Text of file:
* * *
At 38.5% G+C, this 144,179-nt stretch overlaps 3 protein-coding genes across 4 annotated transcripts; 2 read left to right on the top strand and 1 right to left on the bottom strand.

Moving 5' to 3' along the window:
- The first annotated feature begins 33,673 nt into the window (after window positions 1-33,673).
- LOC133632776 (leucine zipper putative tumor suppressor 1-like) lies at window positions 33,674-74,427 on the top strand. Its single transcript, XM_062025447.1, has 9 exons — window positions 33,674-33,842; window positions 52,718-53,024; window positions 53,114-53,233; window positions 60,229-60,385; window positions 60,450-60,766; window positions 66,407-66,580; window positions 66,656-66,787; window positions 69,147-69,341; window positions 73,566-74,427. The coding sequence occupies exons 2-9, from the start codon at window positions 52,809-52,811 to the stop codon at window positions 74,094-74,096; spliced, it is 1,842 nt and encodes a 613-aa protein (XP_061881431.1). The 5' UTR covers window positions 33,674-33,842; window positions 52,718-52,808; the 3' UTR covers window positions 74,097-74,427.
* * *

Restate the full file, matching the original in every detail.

At 38.5% G+C, this 144,179-nt stretch overlaps 3 protein-coding genes across 4 annotated transcripts; 2 read left to right on the top strand and 1 right to left on the bottom strand.

Moving 5' to 3' along the window:
- The first annotated feature begins 33,673 nt into the window (after window positions 1-33,673).
- LOC133632776 (leucine zipper putative tumor suppressor 1-like) lies at window positions 33,674-74,427 on the top strand. Its single transcript, XM_062025447.1, has 9 exons — window positions 33,674-33,842; window positions 52,718-53,024; window positions 53,114-53,233; window positions 60,229-60,385; window positions 60,450-60,766; window positions 66,407-66,580; window positions 66,656-66,787; window positions 69,147-69,341; window positions 73,566-74,427. The coding sequence occupies exons 2-9, from the start codon at window positions 52,809-52,811 to the stop codon at window positions 74,094-74,096; spliced, it is 1,842 nt and encodes a 613-aa protein (XP_061881431.1). The 5' UTR covers window positions 33,674-33,842; window positions 52,718-52,808; the 3' UTR covers window positions 74,097-74,427.